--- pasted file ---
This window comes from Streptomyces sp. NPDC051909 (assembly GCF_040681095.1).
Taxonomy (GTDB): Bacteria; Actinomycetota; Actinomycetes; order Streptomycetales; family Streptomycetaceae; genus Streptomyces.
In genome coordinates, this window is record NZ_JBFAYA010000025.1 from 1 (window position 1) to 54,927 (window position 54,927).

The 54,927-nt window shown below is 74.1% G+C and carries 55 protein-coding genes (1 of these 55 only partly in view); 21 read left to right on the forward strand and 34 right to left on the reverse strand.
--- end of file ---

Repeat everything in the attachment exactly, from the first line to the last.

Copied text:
This window comes from Streptomyces sp. NPDC051909 (assembly GCF_040681095.1).
Taxonomy (GTDB): Bacteria; Actinomycetota; Actinomycetes; order Streptomycetales; family Streptomycetaceae; genus Streptomyces.
In genome coordinates, this window is record NZ_JBFAYA010000025.1 from 1 (window position 1) to 54,927 (window position 54,927).

The 54,927-nt window shown below is 74.1% G+C and carries 55 protein-coding genes (1 of these 55 only partly in view); 21 read left to right on the forward strand and 34 right to left on the reverse strand.